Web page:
To install SingularityCE directly from source, follow the procedure below. Other methods are discussed in the Installation section.

Note

This quick-start that you will install as root using sudo, so that SingularityCE uses the default setuid workflow, and all features are available. See the non-setuid installation section of this guide for detail of how to install as a non-root user, and how this affects the functionality of SingularityCE.

Install Dependencies

On Debian-based systems, including Ubuntu:

# Ensure repositories are up-to-date
sudo apt-get update
# Install debian packages for dependencies
sudo apt-get install -y \
   autoconf \
   automake \
   cryptsetup \
   fuse \
   fuse2fs \
   git \
   libfuse-dev \
   libglib2.0-dev \
   libseccomp-dev \
   libtool \
   pkg-config \
   runc \
   squashfs-tools \
   squashfs-tools-ng \
   uidmap \
   wget \
   zlib1g-dev

On versions 8 or later of RHEL / Alma Linux / Rocky Linux, as well as on Fedora:

# Install basic tools for compiling
sudo yum groupinstall -y 'Development Tools'
# Install RPM packages for dependencies
sudo yum install -y \
   autoconf \
   automake \
   crun \
   cryptsetup \
   fuse \
   fuse3 \
   fuse3-devel \
   git \
   glib2-devel \
   libseccomp-devel \
   libtool \
   squashfs-tools \
   wget \
   zlib-devel

On version 7 of RHEL / CentOS:

# Install basic tools for compiling
sudo yum groupinstall -y 'Development Tools'
# Install RPM packages for dependencies
sudo yum install -y \
   autoconf \
   automake \
   cryptsetup \
   fuse \
   fuse3 \
   fuse3-devel \
   git \
   glib2-devel \
   libseccomp-devel \
   libtool \
   runc \
   squashfs-tools \
   wget \
   zlib-devel

On SLES / openSUSE Leap 15:

# Install RPM packages for dependencies
sudo zypper in \
   autoconf \
   automake \
   cryptsetup \
   fuse2fs \
   fuse3 \
   fuse3-devel \
   gcc \
   gcc-c++ \
   git \
   glib2-devel \
   libseccomp-devel \
   libtool \
   make \
   pkg-config \
   runc \
   squashfs \
   wget \
   zlib-devel

Note

You can build SingularityCE without cryptsetup available, but you will not be able to use encrypted containers without it installed on your system.

If you will not use the singularity oci commands, or OCI-mode, crun / runc is not required.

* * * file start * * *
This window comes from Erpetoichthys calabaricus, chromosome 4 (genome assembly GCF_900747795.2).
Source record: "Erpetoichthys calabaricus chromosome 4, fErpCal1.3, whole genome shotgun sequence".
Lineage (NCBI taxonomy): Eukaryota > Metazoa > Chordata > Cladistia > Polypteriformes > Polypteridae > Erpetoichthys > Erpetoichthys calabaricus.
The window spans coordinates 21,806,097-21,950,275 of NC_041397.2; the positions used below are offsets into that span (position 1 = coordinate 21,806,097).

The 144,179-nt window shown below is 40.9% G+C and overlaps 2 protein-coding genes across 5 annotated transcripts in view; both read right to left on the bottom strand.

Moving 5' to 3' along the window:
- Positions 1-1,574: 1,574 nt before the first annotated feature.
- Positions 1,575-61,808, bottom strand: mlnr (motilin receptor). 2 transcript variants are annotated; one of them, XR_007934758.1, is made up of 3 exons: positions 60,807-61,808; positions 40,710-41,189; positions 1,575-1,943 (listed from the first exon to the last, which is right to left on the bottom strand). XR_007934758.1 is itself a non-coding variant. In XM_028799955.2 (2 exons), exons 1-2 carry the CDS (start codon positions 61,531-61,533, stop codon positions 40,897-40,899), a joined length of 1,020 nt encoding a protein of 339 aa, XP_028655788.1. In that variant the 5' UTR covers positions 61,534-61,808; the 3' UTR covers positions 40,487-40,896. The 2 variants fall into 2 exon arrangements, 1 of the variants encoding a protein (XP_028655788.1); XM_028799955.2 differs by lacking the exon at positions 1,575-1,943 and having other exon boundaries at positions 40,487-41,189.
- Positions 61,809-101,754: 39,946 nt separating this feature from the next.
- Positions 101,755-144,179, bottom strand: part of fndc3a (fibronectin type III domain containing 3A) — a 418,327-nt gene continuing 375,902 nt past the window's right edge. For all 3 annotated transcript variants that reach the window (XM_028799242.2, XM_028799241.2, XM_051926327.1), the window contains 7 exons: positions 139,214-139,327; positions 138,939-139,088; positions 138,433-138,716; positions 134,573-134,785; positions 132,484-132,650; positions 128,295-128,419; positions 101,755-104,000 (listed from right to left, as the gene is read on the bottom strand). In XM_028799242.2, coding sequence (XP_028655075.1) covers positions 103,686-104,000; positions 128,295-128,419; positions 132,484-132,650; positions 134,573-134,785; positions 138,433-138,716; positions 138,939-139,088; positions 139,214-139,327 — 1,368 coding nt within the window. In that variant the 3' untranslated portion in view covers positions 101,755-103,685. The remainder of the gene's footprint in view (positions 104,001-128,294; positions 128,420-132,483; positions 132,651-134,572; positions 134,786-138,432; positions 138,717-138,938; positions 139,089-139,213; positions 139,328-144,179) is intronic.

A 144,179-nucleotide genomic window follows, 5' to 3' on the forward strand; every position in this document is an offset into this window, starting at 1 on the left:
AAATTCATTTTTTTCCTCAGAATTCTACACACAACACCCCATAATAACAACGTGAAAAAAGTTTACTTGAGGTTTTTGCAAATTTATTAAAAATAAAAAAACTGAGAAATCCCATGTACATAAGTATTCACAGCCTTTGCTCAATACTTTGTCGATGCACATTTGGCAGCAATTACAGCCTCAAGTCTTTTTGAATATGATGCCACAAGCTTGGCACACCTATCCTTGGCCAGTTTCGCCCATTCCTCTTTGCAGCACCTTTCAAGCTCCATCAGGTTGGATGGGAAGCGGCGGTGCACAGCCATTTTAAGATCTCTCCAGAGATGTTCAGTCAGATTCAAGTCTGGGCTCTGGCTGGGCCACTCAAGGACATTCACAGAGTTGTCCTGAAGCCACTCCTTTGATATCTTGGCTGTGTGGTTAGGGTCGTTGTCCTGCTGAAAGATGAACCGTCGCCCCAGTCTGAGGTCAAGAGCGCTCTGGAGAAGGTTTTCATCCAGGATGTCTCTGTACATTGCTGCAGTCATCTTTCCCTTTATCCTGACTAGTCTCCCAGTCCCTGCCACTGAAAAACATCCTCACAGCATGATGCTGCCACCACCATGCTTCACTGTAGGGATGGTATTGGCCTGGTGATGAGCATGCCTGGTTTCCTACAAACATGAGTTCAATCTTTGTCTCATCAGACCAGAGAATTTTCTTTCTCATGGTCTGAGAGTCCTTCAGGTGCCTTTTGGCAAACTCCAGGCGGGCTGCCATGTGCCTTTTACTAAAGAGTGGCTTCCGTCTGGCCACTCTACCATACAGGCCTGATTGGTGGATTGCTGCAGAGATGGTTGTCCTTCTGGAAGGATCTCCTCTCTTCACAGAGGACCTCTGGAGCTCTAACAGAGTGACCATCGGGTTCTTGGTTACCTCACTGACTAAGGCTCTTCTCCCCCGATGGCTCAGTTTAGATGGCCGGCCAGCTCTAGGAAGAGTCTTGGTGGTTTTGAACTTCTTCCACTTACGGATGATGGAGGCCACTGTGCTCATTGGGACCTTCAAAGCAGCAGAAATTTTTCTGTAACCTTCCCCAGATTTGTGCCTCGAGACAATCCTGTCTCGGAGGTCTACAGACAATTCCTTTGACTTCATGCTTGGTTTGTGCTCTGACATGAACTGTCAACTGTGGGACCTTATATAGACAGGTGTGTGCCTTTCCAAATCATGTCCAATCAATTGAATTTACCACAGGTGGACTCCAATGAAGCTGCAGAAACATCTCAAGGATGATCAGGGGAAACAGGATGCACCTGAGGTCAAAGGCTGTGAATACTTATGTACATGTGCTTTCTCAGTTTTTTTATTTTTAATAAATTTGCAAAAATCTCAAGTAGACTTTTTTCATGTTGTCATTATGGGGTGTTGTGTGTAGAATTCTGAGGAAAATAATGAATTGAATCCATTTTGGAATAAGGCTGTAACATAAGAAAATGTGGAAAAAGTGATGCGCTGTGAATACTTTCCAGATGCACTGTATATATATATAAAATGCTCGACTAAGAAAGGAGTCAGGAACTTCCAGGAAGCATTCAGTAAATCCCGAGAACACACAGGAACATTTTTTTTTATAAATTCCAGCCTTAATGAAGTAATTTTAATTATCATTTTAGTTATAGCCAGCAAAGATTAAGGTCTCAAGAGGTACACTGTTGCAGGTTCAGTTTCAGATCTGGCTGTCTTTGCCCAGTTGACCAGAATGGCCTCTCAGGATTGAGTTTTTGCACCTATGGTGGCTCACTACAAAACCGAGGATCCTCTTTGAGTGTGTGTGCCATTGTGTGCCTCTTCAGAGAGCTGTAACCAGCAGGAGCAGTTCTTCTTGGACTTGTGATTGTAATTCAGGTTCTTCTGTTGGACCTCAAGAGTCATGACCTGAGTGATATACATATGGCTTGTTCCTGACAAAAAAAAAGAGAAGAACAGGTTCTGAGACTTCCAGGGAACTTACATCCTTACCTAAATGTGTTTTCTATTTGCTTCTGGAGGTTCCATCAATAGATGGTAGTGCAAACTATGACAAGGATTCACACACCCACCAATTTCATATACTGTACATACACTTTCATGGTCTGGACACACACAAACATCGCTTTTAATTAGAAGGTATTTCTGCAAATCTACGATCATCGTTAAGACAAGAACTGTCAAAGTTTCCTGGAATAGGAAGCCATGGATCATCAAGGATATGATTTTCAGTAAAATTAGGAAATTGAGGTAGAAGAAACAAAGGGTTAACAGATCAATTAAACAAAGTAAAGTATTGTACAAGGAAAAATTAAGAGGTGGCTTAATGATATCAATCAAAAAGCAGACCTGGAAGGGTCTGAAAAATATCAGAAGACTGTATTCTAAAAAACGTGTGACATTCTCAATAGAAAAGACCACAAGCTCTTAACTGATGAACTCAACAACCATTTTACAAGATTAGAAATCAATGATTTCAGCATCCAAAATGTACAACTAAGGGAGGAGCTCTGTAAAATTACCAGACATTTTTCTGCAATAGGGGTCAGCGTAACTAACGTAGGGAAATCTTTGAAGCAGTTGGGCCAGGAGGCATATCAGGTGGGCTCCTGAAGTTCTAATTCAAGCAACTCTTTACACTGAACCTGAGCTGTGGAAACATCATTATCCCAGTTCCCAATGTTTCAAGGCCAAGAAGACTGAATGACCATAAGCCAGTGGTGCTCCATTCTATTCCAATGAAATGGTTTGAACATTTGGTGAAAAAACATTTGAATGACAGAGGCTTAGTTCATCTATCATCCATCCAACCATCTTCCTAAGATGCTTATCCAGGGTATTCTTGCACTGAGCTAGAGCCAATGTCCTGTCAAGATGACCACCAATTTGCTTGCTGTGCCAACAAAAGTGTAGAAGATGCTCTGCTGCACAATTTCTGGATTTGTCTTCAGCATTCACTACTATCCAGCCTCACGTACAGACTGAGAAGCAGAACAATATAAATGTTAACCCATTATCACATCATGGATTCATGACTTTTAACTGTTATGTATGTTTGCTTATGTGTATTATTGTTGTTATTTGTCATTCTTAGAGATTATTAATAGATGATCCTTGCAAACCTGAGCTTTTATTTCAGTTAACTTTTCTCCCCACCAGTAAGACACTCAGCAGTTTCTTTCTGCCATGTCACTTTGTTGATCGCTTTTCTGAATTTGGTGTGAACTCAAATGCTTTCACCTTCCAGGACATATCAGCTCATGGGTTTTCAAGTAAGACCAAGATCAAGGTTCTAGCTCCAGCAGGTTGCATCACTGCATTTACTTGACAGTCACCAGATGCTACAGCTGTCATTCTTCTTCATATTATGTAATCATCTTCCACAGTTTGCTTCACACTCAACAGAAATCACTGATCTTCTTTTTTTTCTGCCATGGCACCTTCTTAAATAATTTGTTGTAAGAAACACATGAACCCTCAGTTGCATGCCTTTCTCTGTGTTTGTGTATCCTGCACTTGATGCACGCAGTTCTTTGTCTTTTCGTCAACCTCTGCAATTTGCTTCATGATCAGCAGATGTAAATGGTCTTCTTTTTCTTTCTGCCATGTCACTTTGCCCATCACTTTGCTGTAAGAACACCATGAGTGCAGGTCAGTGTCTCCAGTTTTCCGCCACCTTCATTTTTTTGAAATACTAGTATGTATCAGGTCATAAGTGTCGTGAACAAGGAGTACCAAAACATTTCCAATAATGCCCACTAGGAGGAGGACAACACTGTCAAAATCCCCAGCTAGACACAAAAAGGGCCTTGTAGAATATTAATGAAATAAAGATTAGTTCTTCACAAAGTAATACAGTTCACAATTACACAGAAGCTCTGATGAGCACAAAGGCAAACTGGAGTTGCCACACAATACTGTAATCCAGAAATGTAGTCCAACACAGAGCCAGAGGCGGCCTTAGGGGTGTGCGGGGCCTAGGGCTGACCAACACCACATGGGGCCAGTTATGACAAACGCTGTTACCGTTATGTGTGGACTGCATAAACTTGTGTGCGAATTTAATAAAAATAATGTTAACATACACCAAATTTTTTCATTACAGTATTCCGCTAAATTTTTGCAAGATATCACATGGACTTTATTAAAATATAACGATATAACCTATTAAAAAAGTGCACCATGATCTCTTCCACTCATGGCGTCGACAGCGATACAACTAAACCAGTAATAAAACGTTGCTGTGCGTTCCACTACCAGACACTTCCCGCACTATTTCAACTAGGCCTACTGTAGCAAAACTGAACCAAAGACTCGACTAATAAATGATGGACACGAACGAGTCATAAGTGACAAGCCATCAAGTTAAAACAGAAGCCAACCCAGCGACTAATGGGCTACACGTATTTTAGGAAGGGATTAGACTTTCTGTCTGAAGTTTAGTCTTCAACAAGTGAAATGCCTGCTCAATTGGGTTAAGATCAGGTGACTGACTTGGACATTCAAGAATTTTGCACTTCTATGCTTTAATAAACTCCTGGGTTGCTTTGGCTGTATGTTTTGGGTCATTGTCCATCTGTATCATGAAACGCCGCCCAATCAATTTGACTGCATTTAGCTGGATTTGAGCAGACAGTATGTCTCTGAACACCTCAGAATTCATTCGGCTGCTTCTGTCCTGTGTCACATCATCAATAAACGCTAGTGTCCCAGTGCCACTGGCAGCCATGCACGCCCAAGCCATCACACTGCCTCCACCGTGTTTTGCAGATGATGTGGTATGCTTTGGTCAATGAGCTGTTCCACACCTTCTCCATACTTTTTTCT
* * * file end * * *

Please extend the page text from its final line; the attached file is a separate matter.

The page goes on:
Install sqfstar / tar2sqfs for OCI-mode

If you intend to use the --oci execution mode of SingularityCE, your system must provide either:

  • squashfs-tools / squashfs >= 4.5, which provides the sqfstar utility. Older versions packaged by many distributions do not include sqfstar.

  • squashfs-tools-ng, which provides the tar2sqfs utility. This is not packaged by all distributions.

Debian / Ubuntu

On Debian/Ubuntu squashfs-tools-ng is available in the distribution repositories. It has been included in the “Install system dependencies” step above. No further action is necessary.

RHEL / Alma Linux / Rocky Linux / CentOS

On RHEL and derivatives, the squashfs-tools-ng package is now available in the EPEL repositories.

Follow the EPEL Quickstart for you distribution to enable the EPEL repository. Install squashfs-tools-ng with dnf or yum.

# EL 8 / 9
sudo dnf install squashfs-tools-ng

# EL 7
sudo yum install squashfs-tools-ng

SLES / openSUSE Leap

On SLES/openSUSE, follow the instructions at the filesystems project to obtain an more recent squashfs package that provides sqfstar.

Install Go

SingularityCE is written in Go, and you will need Go installed to compile it from source. Versions of Go packaged by your distribution may not be new enough to build SingularityCE.

{SingularityCE} aims to maintain support for the two most recent stable versions of Go. This corresponds to the Go Release Maintenance Policy and Security Policy, ensuring critical bug fixes and security patches are available for all supported language versions.

The method below is one of several ways to install and configure Go.

Note

If you have previously installed Go from a download, rather than an operating system package, you should remove your go directory, e.g. rm -r /usr/local/go before installing a newer version. Extracting a new version of Go over an existing installation can lead to errors when building Go programs, as it may leave old files, which have been removed or replaced in newer versions.